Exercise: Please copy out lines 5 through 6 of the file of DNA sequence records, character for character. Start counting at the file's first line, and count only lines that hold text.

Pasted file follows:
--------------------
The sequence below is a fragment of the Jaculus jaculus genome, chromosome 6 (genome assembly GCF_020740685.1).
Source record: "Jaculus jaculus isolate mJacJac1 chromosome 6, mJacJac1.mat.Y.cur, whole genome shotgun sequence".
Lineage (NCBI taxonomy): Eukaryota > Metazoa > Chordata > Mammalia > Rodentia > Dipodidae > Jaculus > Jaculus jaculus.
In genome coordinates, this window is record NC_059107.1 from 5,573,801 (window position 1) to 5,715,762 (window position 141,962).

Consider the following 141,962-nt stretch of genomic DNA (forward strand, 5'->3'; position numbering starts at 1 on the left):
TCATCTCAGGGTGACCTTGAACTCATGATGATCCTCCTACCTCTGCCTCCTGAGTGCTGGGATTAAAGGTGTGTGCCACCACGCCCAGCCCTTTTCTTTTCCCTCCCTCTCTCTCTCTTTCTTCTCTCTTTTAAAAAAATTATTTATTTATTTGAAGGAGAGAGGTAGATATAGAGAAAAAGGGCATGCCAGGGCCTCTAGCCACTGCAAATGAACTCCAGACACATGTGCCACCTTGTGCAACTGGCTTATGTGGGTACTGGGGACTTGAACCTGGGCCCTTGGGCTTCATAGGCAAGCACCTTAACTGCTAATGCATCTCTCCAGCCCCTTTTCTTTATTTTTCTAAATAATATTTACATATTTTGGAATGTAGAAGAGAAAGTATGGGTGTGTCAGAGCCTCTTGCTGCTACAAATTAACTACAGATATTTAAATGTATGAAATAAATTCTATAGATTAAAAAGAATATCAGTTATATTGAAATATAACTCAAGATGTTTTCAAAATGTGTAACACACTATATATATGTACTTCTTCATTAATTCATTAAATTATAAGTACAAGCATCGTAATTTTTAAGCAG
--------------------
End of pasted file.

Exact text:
Consider the following 141,962-nt stretch of genomic DNA (forward strand, 5'->3'; position numbering starts at 1 on the left):
TCATCTCAGGGTGACCTTGAACTCATGATGATCCTCCTACCTCTGCCTCCTGAGTGCTGGGATTAAAGGTGTGTGCCACCACGCCCAGCCCTTTTCTTTTCCCTCCCTCTCTCTCTCTTTCTTCTCTCTTTTAAAAAAATTATTTATTTATTTGAAGGAGAGAGGTAGATATAGAGAAAAAGGGCATGCCAGGGCCTCTAGCCACTGCAAATGAACTCCAGACACATGTGCCACCTTGTGCAACTGGCTTATGTGGGTACTGGGGACTTGAACCTGGGCCCTTGGGCTTCATAGGCAAGCACCTTAACTGCTAATGCATCTCTCCAGCCCCTTTTCTTTATTTTTCTAAATAATATTTACATATTTTGGAATGTAGAAGAGAAAGTATGGGTGTGTCAGAGCCTCTTGCTGCTACAAATTAACTACAGATATTTAAATGTATGAAATAAATTCTATAGATTAAAAAGAATATCAGTTATATTGAAATATAACTCAAGATGTTTTCAAAATGTGTAACACACTATATATATGTACTTCTTCATTAATTCATTAAATTATAAGTACAAGCATCGTAATTTTTAAGCAG